Women convicted of offences related to being gay can apply to have their convictions removed, under an expansion of the government’s pardon scheme.
In the beginning, only men and specific offences were covered by the Disregards and Pardons Scheme, which was introduced in England and Wales in 2012.
who was previously cautioned or Women convicted for same-sex activity may now apply.
However, one charity felt that pardons ought to be granted automatically. Women convicted
In 1967, there was a partial legalisation of homosexuality. Lesbians were occasionally punished for same-sex activity under indecency laws, despite not being explicitly forbidden in the same way as gay men.
Because of this, the government is unable to predict how many women will likely qualify, and each application will be evaluated individually.
The Home Office says that offences like “solicitation by men,” which essentially criminalised one man “chatting up” another, which are sometimes used to criminalise behaviour between gay men, will also be covered by the scheme.
However, pardons won’t be given unless certain requirements are met, like the fact that sexual activity is not currently a crime.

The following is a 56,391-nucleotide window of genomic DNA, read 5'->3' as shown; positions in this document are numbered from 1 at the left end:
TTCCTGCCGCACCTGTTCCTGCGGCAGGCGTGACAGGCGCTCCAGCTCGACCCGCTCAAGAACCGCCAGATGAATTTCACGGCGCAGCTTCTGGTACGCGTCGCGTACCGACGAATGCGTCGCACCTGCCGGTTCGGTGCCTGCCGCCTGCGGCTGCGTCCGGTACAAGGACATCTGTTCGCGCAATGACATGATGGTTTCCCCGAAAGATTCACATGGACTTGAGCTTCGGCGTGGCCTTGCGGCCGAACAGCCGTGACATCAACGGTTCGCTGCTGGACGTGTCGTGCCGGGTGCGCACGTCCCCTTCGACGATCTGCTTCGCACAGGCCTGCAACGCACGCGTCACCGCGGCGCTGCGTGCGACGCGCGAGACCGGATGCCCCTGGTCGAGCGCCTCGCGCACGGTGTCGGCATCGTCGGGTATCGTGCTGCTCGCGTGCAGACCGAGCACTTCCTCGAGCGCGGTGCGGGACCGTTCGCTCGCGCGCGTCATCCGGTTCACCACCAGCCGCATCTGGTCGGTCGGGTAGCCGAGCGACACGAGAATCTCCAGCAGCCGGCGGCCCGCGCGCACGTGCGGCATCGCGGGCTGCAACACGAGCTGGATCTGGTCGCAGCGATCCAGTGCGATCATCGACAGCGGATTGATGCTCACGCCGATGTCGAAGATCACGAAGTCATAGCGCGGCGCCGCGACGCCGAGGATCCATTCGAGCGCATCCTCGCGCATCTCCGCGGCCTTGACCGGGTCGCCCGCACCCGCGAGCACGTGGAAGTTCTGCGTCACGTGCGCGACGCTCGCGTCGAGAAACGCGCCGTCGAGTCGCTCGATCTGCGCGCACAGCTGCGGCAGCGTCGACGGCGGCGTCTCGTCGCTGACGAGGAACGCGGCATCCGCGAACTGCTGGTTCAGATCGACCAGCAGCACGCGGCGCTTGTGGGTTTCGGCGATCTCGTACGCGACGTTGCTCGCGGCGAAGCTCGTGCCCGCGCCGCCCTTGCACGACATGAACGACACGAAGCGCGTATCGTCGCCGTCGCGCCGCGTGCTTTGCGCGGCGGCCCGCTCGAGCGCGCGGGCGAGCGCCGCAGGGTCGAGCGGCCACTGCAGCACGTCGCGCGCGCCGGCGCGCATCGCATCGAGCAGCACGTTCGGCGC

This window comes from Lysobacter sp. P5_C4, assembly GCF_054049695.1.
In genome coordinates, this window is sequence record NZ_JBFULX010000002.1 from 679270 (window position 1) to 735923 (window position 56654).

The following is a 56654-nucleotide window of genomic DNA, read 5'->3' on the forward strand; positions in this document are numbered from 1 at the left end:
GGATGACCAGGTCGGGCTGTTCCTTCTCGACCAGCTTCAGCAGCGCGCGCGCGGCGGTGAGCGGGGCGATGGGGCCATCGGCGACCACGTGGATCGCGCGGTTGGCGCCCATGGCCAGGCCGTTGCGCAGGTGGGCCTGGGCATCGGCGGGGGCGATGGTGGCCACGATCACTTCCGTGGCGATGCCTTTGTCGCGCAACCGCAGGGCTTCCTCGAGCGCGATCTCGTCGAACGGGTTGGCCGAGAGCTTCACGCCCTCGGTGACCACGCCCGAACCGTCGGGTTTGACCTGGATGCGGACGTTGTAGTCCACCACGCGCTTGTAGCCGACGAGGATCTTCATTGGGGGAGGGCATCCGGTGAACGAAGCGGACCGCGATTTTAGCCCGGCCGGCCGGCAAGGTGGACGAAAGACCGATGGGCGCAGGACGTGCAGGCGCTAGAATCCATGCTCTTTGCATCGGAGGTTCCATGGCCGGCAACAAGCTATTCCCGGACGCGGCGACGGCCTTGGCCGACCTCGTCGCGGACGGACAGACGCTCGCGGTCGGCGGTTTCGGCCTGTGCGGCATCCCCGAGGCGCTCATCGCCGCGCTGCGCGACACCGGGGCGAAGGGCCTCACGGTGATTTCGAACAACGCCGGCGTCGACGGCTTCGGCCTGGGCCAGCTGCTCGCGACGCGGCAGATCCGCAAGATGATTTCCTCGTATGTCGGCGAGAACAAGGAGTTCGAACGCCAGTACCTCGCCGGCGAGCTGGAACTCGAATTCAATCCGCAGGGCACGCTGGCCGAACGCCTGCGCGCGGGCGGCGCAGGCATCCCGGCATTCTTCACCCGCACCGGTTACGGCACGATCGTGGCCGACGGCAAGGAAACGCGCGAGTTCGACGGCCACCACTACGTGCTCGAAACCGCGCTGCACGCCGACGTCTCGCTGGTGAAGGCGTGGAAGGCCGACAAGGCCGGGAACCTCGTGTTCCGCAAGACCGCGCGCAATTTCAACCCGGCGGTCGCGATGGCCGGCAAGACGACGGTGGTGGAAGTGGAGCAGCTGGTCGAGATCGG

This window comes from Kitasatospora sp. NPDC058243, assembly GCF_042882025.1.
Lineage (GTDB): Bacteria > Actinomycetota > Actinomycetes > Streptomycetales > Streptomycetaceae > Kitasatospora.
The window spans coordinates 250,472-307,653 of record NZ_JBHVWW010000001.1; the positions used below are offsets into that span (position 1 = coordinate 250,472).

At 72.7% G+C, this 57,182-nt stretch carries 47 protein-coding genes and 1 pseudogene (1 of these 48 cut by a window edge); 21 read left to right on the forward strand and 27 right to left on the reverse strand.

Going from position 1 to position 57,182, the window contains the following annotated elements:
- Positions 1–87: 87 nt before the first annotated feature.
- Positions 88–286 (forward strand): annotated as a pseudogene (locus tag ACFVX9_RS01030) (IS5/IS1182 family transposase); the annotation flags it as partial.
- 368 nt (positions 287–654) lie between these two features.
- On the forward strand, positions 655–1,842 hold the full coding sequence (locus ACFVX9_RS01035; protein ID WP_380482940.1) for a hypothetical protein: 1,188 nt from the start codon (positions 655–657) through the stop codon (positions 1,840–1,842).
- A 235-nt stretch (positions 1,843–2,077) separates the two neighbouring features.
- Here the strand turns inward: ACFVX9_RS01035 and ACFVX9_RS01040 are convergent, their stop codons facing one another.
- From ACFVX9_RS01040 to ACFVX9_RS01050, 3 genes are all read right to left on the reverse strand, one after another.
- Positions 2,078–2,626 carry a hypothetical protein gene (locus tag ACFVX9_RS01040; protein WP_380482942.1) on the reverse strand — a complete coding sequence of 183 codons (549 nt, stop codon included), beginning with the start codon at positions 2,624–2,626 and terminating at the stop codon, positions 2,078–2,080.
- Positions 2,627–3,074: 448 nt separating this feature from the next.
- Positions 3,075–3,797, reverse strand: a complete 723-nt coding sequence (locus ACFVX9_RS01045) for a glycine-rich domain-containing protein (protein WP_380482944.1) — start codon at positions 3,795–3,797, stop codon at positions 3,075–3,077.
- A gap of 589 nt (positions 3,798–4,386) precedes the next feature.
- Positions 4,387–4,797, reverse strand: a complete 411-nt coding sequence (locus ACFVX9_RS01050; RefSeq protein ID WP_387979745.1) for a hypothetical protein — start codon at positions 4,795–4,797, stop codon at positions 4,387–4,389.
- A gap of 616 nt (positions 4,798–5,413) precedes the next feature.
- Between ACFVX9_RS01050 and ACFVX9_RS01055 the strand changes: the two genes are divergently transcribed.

Only 208 people have successfully applied for a pardon since 2012, Home Office data shows. More than 400 people’s applications have been rejected because their convictions were not covered by the scheme.
The expansion, according to Jo Easton, CEO of Unlock, a charity for those with criminal histories, was “an important step.”
We firmly believe that individuals shouldn’t need to apply to have offences that are legitimately no longer felonies removed from their records, she said. Women convicted
Those who are approved will no longer be required to disclose their convictions in court or when applying for jobs, and their convictions will be removed from official records. Women convicted
Safeguarding Minister Sarah Dines hopes it will help “right the wrongs of the past”.
Those who may be eligible can apply online.
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